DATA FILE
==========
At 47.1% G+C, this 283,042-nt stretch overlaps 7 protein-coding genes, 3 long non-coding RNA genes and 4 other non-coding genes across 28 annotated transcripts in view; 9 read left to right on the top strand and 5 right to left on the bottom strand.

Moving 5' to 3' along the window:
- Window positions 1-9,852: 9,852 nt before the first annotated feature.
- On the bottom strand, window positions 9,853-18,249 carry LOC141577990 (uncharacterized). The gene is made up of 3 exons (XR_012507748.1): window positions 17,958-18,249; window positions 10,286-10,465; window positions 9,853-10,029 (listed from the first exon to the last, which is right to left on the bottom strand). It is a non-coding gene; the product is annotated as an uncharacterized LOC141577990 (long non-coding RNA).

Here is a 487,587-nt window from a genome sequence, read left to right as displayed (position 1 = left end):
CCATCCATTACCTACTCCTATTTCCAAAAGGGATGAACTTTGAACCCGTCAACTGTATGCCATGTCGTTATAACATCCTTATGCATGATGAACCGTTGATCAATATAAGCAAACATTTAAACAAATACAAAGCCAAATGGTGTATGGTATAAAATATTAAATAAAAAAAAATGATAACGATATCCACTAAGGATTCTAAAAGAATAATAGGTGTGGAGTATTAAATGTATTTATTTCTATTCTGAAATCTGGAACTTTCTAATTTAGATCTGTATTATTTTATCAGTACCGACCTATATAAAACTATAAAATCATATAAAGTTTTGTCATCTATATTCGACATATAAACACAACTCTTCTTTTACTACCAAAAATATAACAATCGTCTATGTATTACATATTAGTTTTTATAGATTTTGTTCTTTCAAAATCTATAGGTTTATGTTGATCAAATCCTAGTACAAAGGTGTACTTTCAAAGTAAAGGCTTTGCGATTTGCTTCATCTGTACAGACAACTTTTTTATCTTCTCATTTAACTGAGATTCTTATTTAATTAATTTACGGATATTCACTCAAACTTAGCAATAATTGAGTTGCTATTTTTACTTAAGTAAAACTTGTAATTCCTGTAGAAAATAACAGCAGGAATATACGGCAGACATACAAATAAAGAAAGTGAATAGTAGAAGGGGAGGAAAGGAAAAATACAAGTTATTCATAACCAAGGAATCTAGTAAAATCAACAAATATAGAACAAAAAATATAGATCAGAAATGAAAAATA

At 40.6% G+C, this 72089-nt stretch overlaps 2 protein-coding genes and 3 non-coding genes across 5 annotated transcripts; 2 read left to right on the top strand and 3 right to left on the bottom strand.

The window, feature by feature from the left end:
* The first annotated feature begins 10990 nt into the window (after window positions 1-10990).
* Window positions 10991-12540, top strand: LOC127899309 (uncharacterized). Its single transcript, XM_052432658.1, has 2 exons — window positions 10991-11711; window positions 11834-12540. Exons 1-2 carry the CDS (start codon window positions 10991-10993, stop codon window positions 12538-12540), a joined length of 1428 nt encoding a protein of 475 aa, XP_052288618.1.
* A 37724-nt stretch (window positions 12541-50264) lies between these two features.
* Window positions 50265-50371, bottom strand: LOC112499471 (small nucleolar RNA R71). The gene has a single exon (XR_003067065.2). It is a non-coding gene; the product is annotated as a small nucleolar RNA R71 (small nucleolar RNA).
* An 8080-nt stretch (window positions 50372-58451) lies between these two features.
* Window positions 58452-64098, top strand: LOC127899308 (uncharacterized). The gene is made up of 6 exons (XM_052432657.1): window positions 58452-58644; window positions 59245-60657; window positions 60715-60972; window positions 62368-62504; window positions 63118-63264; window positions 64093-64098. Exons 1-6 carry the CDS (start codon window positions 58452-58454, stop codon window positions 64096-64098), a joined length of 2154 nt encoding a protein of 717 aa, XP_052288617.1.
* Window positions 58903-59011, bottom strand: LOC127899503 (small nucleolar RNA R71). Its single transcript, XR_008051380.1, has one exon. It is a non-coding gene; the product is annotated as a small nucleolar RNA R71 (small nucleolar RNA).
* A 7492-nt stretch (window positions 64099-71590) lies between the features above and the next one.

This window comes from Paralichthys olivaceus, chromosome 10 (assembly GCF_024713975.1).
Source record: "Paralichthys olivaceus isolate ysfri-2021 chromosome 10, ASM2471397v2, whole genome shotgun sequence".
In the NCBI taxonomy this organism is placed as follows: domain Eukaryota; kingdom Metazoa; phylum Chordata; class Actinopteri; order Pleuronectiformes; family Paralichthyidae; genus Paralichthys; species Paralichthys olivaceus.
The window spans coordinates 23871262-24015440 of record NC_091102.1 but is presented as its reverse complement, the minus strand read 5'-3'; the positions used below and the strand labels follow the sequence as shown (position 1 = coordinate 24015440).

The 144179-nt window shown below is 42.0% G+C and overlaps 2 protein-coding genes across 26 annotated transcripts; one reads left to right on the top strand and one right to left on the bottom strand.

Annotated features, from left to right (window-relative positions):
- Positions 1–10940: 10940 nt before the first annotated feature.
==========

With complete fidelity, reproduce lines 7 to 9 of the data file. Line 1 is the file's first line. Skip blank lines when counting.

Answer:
At 40.6% G+C, this 72089-nt stretch overlaps 2 protein-coding genes and 3 non-coding genes across 5 annotated transcripts; 2 read left to right on the top strand and 3 right to left on the bottom strand.

The window, feature by feature from the left end:
* The first annotated feature begins 10990 nt into the window (after window positions 1-10990).